Adam Steel, Technology Coordinator, ran fiber optic cable into the building and wired each of the classrooms with four networked jacks. “The functionality is absolutely the same as if people were in a classroom within the building,” he grinned.
“Once again, I would like to say thank you to everyone involved in making today a reality. This is an important milestone, and while we still have many issues to address, I am pleased with this piece being complete. We will continue to address the issues before us with diligence.”
After Walker and Kyzer cut the ribbon, Mohr led the procession up the sidewalk and into the “Back 40” as the modulars are affectionately being called.
“We have already closed six classrooms within the building,” said Mohr.
Teachers and students poured into the building, and many excited and happy comments were heard. “This is absolutely just great,” said Mr. Kosta. “Windows, a nice facility, and warmth. What more can you ask for on a cold day?”
Donation of Caboose Accepted
by Barbara Jester
The Town of Windham is on its way to having a genuine railroad caboose to grace its historical depot area; a section of town poised for renovation.
Selectmen accepted the donation of the 1932 Boston and Maine Railroad caboose, following a public hearing on Monday, January 29. The vote was 4 - 0 in favor of accepting the donation. Selectman Roger Hohenberger abstained from voting, saying that he didn't like the decision being made prior to town elections in March.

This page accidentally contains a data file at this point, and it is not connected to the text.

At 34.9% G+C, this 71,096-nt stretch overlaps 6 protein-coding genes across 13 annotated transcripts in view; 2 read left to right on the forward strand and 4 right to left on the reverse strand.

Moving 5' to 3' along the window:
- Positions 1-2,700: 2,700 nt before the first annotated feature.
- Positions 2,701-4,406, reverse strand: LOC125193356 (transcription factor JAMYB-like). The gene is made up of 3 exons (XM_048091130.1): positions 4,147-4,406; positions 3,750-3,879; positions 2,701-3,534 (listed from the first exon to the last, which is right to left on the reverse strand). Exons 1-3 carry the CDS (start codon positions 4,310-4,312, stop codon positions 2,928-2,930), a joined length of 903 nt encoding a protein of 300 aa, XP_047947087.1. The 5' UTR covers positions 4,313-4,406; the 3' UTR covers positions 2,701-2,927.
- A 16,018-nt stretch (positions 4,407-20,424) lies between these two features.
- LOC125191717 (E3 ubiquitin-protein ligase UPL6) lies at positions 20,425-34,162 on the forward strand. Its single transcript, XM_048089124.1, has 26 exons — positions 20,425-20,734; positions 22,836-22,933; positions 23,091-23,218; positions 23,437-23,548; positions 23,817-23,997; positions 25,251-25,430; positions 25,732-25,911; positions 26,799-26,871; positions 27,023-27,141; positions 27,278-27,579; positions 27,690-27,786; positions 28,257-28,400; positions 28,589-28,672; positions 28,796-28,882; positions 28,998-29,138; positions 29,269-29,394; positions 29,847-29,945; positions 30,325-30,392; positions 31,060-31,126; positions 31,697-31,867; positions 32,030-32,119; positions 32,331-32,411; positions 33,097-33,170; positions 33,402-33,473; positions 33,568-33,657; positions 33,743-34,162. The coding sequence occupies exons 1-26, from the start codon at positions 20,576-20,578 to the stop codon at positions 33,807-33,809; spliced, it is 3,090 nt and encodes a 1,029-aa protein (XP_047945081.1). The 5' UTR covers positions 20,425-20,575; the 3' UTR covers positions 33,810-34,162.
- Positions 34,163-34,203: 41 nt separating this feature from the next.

Article 21 of the 2007 Town Warrant pertains to proposed construction and renovations, to the buildings and grounds at the Windham Depot. This article is a portion of the town's capital improvement program, and asks voters to approve setting aside $13,000 per year, for each of four consecutive years, for a total of $52,000. The money raised by the town, would supplement a state grant in the amount of $168,000. The state would be funding 80 percent of the project, while the town would be responsible for the remaining 20 percent. Voters will express their opinions on the proposal at the deliberative session, on Saturday, February 10, and again on Tuesday, March 13; Election Day.
Mark Samsel, member of both the Windham Rail Trail Committee and the Depot Advisory Committee, spoke to selectmen about the proposed caboose donation, and gave an overview of progress that has been made in the past few years. According to Samsel, the depot advisory committee, began meeting in October of 2004, to discuss regional depot restoration and maintenance. Since that time, a lease for the former Boston and Maine Railroad property, has been negotiated with the State Department of Resource and Economic Development (DRED), and funding from the state through a Transportation Enhancement Grant was approved this past summer.
In regard to the caboose, Samsel said the 75-year-old car is one of the very first, all-steel units, ever to have been constructed. It was built in Concord, in 1932, and after many years of service with the B&M Railroad, is currently being stored on private property in Pelham. The donation has been offered to Windham by property owner, Beverly Philbook.
Although the aging caboose is rusted, and the paint is faded, Samsel said experts who have viewed the railcar are, “very excited about its condition.” The caboose has been stored off the ground on timbers, which has lessened the amount of rusting it has suffered since being taken out of service.
The interior of the caboose is in, “relatively good condition,” according to Samsel. The paint is flaking, and the wood floor needs to be replaced, but, “the good news is that it is restorable,” Samsel said.